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Can Yoga or Physical Therapy for Chronic Low Back Pain Improve Depression and Anxiety Among Adults From a Racially Diverse, Low-Income Community? A Secondary Analysis of a Randomized Controlled Trial

  • Christopher Joyce
    Correspondence
    Corresponding author Christopher Joyce, DPT, PhD, School of Physical Therapy, Massachusetts College of Pharmacy and Health Sciences, 10 Lincoln Square, Worcester, MA, 01608.
    Affiliations
    Department of Rehabilitation Science, Massachusetts General Hospital Institute of Health Professions, Boston, Massachusetts, United States

    School of Physical Therapy, Massachusetts College of Pharmacy and Health Sciences University, Worcester, Massachusetts, United States
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  • Eric J. Roseen
    Affiliations
    Department of Rehabilitation Science, Massachusetts General Hospital Institute of Health Professions, Boston, Massachusetts, United States

    Department of Family Medicine, Boston University School of Medicine and Boston Medical Center, Boston, Massachusetts, United States
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  • Julie J. Keysor
    Affiliations
    Department of Rehabilitation Science, Massachusetts General Hospital Institute of Health Professions, Boston, Massachusetts, United States

    Department of Physical Therapy, Massachusetts General Hospital Institute of Health Professions, Boston, Massachusetts, United States
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  • K. Douglas Gross
    Affiliations
    Department of Rehabilitation Science, Massachusetts General Hospital Institute of Health Professions, Boston, Massachusetts, United States

    Department of Physical Therapy, Massachusetts General Hospital Institute of Health Professions, Boston, Massachusetts, United States
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  • Larry Culpepper
    Affiliations
    Department of Family Medicine, Boston University School of Medicine and Boston Medical Center, Boston, Massachusetts, United States
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  • Robert B. Saper
    Affiliations
    Department of Family Medicine, Boston University School of Medicine and Boston Medical Center, Boston, Massachusetts, United States
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Published:February 05, 2021DOI:https://doi.org/10.1016/j.apmr.2021.01.072

      Highlights

      • Depression and anxiety are common in low-income and minority groups with chronic low back pain.
      • Physical therapy and yoga for chronic low back pain may improve symptoms of comorbid depression and anxiety.
      • Improvement in back-related function is associated with an improvement in depressive symptoms.

      Abstract

      Objective

      To determine and compare the effect of yoga, physical therapy (PT), and education on depressive and anxious symptoms in patients with chronic low back pain (CLBP).

      Design

      Secondary analysis of a randomized controlled trial.

      Setting

      Academic safety net hospital and 7 community health centers.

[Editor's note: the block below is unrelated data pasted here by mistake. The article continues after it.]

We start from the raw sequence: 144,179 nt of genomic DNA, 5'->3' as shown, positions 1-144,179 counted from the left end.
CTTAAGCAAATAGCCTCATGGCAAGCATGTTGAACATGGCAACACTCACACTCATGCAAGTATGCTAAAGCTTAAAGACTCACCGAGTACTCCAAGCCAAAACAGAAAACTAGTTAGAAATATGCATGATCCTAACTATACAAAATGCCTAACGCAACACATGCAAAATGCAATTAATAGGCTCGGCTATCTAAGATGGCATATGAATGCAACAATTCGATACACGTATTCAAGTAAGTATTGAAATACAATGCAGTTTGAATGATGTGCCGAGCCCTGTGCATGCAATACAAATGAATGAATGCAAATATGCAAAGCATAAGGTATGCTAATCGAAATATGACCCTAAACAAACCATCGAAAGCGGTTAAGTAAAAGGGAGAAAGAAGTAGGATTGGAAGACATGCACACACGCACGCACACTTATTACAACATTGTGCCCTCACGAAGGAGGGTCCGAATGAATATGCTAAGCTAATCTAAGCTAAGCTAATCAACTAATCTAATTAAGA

Participants

      A total of 320 adults with CLBP.

      Intervention

      Yoga classes, PT sessions, or an educational book.

      Outcome Measure

      Depression and anxiety were measured using the Patient Health Questionnaire and Generalized Anxiety Disorder 7-item Scale, respectively, at baseline, 12, and 52 weeks. We identified baseline and midtreatment (6-wk) factors associated with clinically meaningful improvements in depressive (≥3 points) or anxious (≥2 points) symptoms at 12 weeks.

      Results

      Participants (female=64%; mean age, 46.0±10.7 years) were predominantly non-White (82%), low-income (<$30,000/year, 59%), and had not received a college degree (71%). Most participants had mild or worse depressive (60%) and anxious (50%) symptoms. At 12 weeks, yoga and PT participants experienced modest within-group improvements in depressive symptoms (mean difference [MD]=−1.23 [95% CI, −2.18 to −0.28]; MD=−1.01 [95% CI, −2.05 to −0.03], respectively). Compared with the education group, 12-week differences were not statistically significant, although trends favored yoga (MD=−0.71 [95% CI, −2.22 to 0.81]) and PT (MD= −0.32 [95% CI, −1.82 to 1.18]). At 12 weeks, improvements in anxious symptoms were only found in participants who had mild or moderate anxiety at baseline. Independent of treatment arm, participants who had 30% or greater improvement in pain or function midtreatment were more likely to have a clinically meaningful improvement in depressive symptoms (odds ratio [OR], 1.82 [95% CI, 1.03-3.22]; OR, 1.79 [95% CI, 1.06-3.04], respectively).

      Conclusions

      In our secondary analysis we found that depression and anxiety, common in this sample of underserved adults with CLBP, may improve modestly with PT and yoga. However, effects were not superior to education. Improvements in pain and function are associated with a decrease in depressive symptoms. More research is needed to optimize the integration of physical and psychological well-being in PT and yoga.

      Keywords

      List of abbreviations:

      CLBP (chronic low back pain), GAD-7 (Generalized Anxiety Disorder 7-item Scale), MCID (minimal clinically important difference), MD (mean difference), NRS (numeric rating scale), OR (odds ratio), PHQ-8 (Patient Health Questionnaire 8), PT (physical therapy), RMDQ (Roland Morris Disability Questionnaire)
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